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Amis to Hitchens on agnosticism

My dear Hitch: there has been much wild talk, among the believers, about your impending embrace of the sacred and the supernatural. This is of course insane. But I still hope to convert you, by sheer force of zealotry, to my own persuasion: agnosticism. In your seminal book, God Is Not Great, you put very little distance between the agnostic and the atheist; and what divides you and me (to quote Nabokov yet again) is a rut that any frog could straddle. “The measure of an education,” you write elsewhere, “is that you acquire some idea of the extent of your ignorance.” And that’s all that “agnosticism” really means: it is an acknowledgment of ignorance. Such a fractional shift (and I know you won’t make it) would seem to me consonant with your character – with your acceptance of inconsistencies and contradictions, with your intellectual romanticism, and with your love of life, which I have come to regard as superior to my own.

From The Guardian here [h/t Jay Rosen]


  1. Thanks.

    That Guardian column was a good read. I pretty much agree with Amis on agnosticism. However, it is in Hitchens’ blood to be confrontational, and “agnostic” is probably not confrontational enough for him.

  2. David Williams David Williams

    He (Amis) goes on (the you refers to Hitchins):

    “The atheistic position merits an adjective that no one would dream of applying to you: it is lenten. And agnosticism, I respectfully suggest, is a slightly more logical and decorous response to our situation – to the indecipherable grandeur of what is now being (hesitantly) called the multiverse.”

    I’ve tried this several times but with no (limited) success: What does lenten mean in this context?

    • Barry Rountree Barry Rountree

      The OED definition will have to wait until I get into the lab, but the thefreedictionary dot com version will do for now: relating to Let; meager; e.g., “lenten fare.”

      • Barry Rountree Barry Rountree

        Sigh… posting before coffee error: s/Let/Lent/g.

        • David Williams David Williams

          Yes, well, I’ve looked the word up of course, in several places, and have an albeit meagre understanding of it and its use. But my question was: What does Amis mean? With respect to Hitchins.

  3. Presumably, Amis is referring to the religious practice during Lent of sacrificing a thing one wants or desires. One is thus lenten when he is undergoing a practice of “giving up” a thing for the month. This is how I’ve heard the term, at least. Amis may be asking Hitchens to “give up” his acrimonious antagonism.

    • I read it to mean something like the sort of ascetic monasticism one associates with Lent and the avoidance of pleasure. Hitch’s atheism does strike me as the sort of thing an ex-monk might adopt, John Knox without the deity.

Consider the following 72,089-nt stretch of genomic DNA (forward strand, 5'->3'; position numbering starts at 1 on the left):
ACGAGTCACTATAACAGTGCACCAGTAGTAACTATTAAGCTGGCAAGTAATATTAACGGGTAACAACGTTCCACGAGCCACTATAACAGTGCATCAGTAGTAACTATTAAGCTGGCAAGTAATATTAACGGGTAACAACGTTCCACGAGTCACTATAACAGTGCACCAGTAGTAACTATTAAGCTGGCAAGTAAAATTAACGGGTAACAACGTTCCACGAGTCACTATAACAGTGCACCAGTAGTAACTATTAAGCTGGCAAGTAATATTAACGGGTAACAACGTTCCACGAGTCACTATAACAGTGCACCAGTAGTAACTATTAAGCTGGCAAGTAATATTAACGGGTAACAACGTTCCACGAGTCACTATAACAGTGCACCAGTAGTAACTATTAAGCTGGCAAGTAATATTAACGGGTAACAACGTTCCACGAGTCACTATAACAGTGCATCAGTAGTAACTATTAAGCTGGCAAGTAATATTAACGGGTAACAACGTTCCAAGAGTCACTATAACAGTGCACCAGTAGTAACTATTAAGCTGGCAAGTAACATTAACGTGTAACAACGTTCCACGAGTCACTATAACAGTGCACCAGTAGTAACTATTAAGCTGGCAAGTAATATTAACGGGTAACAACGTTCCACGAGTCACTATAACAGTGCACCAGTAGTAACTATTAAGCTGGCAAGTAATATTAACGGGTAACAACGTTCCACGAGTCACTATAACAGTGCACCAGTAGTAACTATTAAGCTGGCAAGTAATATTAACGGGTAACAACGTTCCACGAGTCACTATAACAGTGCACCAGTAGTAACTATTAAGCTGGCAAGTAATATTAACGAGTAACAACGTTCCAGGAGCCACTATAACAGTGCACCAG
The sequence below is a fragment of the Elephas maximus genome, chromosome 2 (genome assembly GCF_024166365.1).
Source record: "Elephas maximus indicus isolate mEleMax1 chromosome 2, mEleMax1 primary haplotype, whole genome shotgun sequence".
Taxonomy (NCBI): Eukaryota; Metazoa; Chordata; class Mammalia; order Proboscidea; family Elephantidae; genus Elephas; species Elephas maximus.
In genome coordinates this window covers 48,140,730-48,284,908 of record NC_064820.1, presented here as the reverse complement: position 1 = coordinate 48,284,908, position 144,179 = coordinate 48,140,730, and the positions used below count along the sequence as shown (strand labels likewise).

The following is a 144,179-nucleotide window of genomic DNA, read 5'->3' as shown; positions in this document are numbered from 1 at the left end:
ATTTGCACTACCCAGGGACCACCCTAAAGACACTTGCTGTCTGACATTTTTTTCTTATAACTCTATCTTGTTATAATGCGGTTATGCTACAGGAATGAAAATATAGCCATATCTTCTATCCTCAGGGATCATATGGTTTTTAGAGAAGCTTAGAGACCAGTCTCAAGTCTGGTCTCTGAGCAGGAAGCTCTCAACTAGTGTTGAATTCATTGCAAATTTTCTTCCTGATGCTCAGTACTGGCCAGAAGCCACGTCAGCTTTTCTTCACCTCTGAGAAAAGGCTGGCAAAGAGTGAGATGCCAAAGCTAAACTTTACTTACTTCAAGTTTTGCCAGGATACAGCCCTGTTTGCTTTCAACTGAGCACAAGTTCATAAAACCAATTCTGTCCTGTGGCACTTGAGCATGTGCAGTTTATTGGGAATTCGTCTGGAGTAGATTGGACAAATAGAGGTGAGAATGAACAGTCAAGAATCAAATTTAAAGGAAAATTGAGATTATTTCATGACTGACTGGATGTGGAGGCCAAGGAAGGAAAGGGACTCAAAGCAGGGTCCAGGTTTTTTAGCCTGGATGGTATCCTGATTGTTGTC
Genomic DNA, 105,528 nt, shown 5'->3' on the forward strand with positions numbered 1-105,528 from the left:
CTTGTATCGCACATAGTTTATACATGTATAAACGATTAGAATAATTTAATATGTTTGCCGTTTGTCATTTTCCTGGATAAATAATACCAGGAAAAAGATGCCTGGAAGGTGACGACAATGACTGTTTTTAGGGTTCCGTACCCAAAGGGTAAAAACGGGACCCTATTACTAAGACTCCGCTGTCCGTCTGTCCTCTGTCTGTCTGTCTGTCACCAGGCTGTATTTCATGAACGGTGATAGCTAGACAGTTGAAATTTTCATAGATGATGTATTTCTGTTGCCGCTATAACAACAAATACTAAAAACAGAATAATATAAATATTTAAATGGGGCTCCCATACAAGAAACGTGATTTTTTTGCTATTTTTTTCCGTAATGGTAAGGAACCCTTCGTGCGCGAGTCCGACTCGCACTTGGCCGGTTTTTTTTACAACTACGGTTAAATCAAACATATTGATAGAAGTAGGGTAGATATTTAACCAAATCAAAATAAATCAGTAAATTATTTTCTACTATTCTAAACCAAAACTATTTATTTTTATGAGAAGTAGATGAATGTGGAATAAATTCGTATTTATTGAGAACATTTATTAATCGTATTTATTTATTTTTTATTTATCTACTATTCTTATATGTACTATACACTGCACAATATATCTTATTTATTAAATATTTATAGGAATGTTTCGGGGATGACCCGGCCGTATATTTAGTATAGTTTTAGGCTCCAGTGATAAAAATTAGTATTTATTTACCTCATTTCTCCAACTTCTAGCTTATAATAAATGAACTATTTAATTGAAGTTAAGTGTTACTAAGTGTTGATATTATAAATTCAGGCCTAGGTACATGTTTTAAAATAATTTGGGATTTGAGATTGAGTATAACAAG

4. Glynn Woodbury Glynn Woodbury

    Lenten. The major traditional aspect of Lent is forgoing something one desires, usually some food or pleasurable activity. I’m supposing that Amis might mean that atheism, by giving up god, is forgoing something, – the possibility of being wrong perhaps? Perhaps just a possible debating position.

    • David Williams David Williams

      Glynn Woodbury: I’m supposing that Amis might mean that atheism, by giving up god, is forgoing something, – the possibility of being wrong perhaps?

      Ah, at last! My initial understanding. Yes, indeed. I agree. That is what I considered Amis’s point to be. And one worthy of reflection. (That is why he says Hitchins would not like the use of that word).

    • David Williams David Williams

      Ok, I’m going to leave this soon but this is of interest, from the pen of Amis himself (1999):

      “Jejune,” a much misused word, it has nothing to do with youth or naïveté. It means fast-like, scanty, Lenten.


      So…I’m back to confused…

  5. Oxford English Dictionary definition:

    2. Such as is appropriate to Lent; hence of provisions, diet, etc., such as may be used in Lent, meagre; of clothing, expression of countenance, etc., mournful-looking, dismal.

  6. Sam C Sam C

    Martin Amis is leaving Britain to go and live in the USA – America’s gain is the UK’s… gain. Apparently us UKians don’t meet Amis’s high standards. Our heads must hang in shame.

    When Amis complained a month or two ago that the queen didn’t listen to him when they met at Buck House, the sympathy of (normally republican) readers of The Grauniad seemed to be rather on the queen’s side than Amis’s.

  7. Please advise this Canadian, whose country no longer allows the conferring of titles on its citizens, the name of the “deservedly knighted columnist in London.”

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